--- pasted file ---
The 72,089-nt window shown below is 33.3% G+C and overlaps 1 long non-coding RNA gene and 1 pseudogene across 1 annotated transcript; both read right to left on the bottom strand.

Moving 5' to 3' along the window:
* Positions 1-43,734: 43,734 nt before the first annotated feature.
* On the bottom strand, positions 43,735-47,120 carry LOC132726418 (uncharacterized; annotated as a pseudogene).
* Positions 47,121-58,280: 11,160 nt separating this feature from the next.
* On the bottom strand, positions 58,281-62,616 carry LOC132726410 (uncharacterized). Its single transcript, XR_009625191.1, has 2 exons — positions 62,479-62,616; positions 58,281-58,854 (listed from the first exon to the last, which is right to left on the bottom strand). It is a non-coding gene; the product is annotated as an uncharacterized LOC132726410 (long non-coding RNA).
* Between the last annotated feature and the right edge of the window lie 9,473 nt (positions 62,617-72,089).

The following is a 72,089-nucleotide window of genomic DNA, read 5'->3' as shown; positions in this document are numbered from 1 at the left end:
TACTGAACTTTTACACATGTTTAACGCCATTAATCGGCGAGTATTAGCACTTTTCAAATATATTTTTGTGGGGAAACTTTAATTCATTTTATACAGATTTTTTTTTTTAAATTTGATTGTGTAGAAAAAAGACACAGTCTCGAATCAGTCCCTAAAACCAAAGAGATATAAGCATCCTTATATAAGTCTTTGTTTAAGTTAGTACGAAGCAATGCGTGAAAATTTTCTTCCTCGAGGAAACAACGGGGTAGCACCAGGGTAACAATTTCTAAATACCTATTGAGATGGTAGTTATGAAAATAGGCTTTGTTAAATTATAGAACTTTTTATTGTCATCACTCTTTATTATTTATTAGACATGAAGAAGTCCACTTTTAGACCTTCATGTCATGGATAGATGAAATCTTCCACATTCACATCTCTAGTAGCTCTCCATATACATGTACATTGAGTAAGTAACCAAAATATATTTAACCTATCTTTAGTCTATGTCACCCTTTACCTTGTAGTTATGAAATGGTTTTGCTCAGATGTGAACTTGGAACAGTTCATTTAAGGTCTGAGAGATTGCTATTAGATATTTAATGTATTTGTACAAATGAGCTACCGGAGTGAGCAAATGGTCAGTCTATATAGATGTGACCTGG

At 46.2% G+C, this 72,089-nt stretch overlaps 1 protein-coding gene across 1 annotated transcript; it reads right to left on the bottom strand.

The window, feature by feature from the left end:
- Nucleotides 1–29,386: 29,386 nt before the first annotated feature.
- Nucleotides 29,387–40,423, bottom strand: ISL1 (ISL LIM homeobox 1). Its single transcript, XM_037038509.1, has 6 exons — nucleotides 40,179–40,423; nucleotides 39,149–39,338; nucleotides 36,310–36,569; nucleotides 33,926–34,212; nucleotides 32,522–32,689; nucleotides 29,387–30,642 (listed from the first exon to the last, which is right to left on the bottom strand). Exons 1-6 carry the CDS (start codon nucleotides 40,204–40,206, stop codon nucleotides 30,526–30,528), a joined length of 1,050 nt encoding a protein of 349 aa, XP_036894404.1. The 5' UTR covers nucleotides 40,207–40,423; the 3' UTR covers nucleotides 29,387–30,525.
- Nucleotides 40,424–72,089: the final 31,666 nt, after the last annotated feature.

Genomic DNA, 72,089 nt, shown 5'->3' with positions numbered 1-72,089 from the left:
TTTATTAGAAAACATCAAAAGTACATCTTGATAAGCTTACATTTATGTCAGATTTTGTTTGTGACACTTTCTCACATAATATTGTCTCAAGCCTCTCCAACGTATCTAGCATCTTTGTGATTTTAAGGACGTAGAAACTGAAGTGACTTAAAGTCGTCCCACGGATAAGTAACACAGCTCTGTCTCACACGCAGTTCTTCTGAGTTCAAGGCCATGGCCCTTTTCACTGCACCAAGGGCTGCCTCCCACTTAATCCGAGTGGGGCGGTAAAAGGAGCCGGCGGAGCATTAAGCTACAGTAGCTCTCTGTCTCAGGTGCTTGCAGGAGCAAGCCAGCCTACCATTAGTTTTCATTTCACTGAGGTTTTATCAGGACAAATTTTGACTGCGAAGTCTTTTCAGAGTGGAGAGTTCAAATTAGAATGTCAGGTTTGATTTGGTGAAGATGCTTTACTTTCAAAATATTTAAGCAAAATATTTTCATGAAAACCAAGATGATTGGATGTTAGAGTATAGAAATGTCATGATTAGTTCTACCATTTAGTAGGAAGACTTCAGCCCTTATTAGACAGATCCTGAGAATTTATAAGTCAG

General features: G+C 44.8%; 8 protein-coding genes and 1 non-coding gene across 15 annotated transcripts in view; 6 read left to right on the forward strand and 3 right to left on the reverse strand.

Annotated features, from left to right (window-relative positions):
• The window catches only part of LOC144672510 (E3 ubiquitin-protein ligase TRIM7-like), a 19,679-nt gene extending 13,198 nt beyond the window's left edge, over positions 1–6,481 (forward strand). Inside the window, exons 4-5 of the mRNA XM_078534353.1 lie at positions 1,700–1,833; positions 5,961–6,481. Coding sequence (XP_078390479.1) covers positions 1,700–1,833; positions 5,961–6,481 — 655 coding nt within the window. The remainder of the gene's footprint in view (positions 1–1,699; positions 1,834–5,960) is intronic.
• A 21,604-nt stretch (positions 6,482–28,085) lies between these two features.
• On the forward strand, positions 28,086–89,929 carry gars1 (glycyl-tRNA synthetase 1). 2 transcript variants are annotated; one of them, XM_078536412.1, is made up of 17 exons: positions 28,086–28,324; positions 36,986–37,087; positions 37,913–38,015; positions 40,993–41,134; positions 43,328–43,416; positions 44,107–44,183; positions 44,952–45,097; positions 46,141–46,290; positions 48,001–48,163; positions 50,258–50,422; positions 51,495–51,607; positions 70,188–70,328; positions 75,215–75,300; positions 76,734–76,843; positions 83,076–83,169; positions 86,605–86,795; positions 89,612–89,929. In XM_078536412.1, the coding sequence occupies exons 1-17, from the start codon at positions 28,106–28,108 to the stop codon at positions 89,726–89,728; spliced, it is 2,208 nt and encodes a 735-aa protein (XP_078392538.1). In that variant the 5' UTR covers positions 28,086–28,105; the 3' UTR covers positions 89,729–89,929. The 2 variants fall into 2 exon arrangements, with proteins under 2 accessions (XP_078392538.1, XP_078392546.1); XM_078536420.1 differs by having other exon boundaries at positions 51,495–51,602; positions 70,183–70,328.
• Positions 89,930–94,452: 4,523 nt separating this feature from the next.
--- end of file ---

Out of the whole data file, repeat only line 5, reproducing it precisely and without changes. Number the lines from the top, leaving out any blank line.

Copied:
* Positions 47,121-58,280: 11,160 nt separating this feature from the next.